Putin’s public response to these developments has been muted. In a Monday TV address, he maintained that “Russia has no problems” with Finland and Sweden entering NATO, though he warned that a military buildup in the region would lead Moscow to “respond accordingly.” Inwardly, however, Putin must be appalled at how disastrously his onslaught against Ukraine has backfired.
Having falsely claimed that the enlargement of NATO posed a mortal threat to Russia, Putin went to war on the absurd pretext that his country had to be protected from “encirclement” by the alliance. Concocting a threat of Nazis in Ukraine and insisting for good measure that Ukrainians had no right to sovereignty, Putin launched his illegal invasion in February. But the quick conquest he anticipated never materialized. Ukraine has defended itself with a tenacity that has inspired the world and unified the West. Far from cowing NATO, Putin’s war revivified NATO’s sense of itself as a military alliance, strengthened the bonds between Europe and America, and even led Germany — long committed to a policy of pacifism and cooperation — to sharply increase its defense spending and send heavy weapons to Ukraine.
Worst of all, from Putin’s perspective, is that a war unleashed to stop NATO from expanding will lead to one of the largest expansions in its history. With Finland in the alliance, NATO’s border with Russia will double. The Baltic Sea will be almost encircled by NATO powers. Kaliningrad — the Russian exclave on the Baltic that bristles with ballistic missiles — will now be entirely surrounded by NATO. Estonia, Latvia, and Lithuania — the three independent states that the Soviet Union occupied by force in 1940 and ruled for the next 50 years — will have two powerful new allies at their front door. In every significant respect, NATO’s prospects have improved.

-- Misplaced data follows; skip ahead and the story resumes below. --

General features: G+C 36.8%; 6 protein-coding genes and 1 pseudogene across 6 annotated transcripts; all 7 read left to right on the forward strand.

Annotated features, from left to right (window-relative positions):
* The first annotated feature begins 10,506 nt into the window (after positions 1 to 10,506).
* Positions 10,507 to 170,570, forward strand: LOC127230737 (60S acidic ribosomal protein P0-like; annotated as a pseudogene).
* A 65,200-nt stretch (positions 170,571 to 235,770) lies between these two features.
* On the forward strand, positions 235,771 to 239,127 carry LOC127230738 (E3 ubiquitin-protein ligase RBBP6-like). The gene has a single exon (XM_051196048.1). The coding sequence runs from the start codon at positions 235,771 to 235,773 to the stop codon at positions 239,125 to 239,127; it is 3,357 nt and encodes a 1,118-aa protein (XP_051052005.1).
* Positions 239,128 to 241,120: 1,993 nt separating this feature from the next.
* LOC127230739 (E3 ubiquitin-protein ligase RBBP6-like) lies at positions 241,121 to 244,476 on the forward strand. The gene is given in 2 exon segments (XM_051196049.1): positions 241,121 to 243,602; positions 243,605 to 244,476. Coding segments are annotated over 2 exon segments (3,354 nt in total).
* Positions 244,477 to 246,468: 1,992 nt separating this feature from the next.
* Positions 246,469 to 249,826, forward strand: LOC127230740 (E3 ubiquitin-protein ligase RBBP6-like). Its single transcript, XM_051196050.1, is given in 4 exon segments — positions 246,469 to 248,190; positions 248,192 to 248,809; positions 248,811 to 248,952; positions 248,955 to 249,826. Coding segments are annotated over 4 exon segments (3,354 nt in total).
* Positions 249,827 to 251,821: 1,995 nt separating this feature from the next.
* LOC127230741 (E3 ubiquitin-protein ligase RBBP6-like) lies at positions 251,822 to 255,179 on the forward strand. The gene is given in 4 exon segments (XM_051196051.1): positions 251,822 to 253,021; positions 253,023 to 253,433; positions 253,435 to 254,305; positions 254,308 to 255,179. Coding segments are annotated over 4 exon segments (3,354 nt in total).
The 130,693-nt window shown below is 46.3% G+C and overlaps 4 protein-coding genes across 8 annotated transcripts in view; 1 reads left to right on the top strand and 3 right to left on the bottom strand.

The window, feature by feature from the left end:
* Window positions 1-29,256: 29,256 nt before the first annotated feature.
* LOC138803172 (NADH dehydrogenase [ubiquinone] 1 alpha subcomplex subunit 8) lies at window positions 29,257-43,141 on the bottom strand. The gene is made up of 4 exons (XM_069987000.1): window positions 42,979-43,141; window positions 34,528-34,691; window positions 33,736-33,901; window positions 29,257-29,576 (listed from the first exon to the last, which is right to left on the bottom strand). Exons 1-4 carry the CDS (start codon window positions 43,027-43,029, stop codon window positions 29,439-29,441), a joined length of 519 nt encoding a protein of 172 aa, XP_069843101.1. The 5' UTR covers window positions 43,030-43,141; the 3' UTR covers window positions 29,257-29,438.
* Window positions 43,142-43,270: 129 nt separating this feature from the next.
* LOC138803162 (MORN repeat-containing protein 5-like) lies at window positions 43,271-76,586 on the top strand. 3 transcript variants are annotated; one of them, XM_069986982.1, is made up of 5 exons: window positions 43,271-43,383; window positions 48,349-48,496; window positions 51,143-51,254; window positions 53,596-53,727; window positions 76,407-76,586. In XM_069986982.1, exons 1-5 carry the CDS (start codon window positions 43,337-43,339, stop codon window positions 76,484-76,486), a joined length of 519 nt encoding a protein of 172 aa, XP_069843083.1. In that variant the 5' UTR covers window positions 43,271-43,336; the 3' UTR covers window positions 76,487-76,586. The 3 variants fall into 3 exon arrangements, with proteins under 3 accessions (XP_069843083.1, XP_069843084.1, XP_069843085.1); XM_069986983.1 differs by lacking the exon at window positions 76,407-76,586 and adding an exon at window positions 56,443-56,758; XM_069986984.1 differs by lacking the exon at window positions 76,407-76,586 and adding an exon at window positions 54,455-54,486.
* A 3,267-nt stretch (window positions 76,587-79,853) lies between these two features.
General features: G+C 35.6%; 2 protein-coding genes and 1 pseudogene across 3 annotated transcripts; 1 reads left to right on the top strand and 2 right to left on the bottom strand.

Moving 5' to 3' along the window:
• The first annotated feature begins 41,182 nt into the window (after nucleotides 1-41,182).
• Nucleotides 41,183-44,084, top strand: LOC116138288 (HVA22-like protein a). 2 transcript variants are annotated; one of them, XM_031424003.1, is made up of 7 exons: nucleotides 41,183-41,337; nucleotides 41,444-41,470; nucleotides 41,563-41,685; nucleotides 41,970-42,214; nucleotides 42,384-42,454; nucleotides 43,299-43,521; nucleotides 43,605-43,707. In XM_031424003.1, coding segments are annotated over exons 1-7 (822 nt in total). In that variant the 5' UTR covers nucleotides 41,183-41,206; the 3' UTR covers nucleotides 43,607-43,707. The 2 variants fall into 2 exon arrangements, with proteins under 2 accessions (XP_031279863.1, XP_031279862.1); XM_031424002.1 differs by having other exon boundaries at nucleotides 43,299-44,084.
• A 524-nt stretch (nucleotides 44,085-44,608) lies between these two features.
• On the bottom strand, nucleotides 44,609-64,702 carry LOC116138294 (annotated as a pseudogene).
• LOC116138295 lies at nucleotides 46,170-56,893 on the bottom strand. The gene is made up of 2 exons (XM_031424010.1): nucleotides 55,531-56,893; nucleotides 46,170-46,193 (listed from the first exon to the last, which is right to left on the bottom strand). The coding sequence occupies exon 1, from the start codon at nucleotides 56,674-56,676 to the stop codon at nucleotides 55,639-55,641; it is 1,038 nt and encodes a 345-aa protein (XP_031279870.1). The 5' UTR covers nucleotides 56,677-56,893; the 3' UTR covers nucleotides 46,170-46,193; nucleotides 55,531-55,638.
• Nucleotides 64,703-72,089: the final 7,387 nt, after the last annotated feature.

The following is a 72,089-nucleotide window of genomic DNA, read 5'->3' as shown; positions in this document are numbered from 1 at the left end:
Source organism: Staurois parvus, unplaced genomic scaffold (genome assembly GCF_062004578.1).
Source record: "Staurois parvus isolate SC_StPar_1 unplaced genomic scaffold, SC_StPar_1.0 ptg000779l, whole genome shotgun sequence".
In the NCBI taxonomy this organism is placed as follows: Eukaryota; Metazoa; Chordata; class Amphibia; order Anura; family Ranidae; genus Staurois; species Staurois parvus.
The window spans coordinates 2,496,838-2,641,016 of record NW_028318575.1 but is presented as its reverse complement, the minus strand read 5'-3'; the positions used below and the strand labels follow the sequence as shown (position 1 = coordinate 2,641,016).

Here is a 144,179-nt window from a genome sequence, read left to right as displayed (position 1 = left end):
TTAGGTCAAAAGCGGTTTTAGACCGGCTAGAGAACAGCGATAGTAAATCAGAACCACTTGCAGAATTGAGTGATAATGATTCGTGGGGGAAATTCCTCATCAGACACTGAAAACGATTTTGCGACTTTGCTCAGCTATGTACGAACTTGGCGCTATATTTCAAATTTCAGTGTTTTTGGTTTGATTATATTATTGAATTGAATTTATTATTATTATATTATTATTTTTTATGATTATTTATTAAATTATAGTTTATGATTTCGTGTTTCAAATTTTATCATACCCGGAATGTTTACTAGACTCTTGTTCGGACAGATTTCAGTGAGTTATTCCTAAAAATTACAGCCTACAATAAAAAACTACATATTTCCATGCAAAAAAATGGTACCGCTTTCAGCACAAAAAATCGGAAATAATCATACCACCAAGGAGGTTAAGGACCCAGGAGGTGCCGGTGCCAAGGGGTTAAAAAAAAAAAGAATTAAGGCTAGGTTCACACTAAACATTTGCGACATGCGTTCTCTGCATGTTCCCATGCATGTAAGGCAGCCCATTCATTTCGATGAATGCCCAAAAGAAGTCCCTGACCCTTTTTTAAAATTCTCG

For Moscow, this is a geopolitical self-own of historic proportions. The completeness with which Putin has managed to achieve the objectives his attack on Ukraine was intended to prevent is stunning. It calls to mind the misadventure of King Philip II of Spain, who in 1588 sent a vast naval fleet to invade England. The mission of Philip’s mighty armada was to overthrow Queen Elizabeth I and stop the spread of Protestantism in England. But the English forces heroically fought off the invaders. The Spanish flotilla was ravaged. Elizabeth’s reputation grew even more lustrous as she remained on the throne for another 15 years. And the Protestant domination of England continued unabated.
Today, the Spanish Armada is recalled as one of history’s greatest strategic blunders and the king who ordered it as an obsessed and inflexible fanatic. Will Putin, centuries hence, be recalled the same way? His calamitous war in Ukraine isn’t over yet, but it has proved so far to be a failure in every respect. Thanks to Putin, Russia now is more reviled than ever. NATO is stronger. And Ukraine’s courage has so uplifted the free world that even Finland and Sweden are no longer on the sidelines.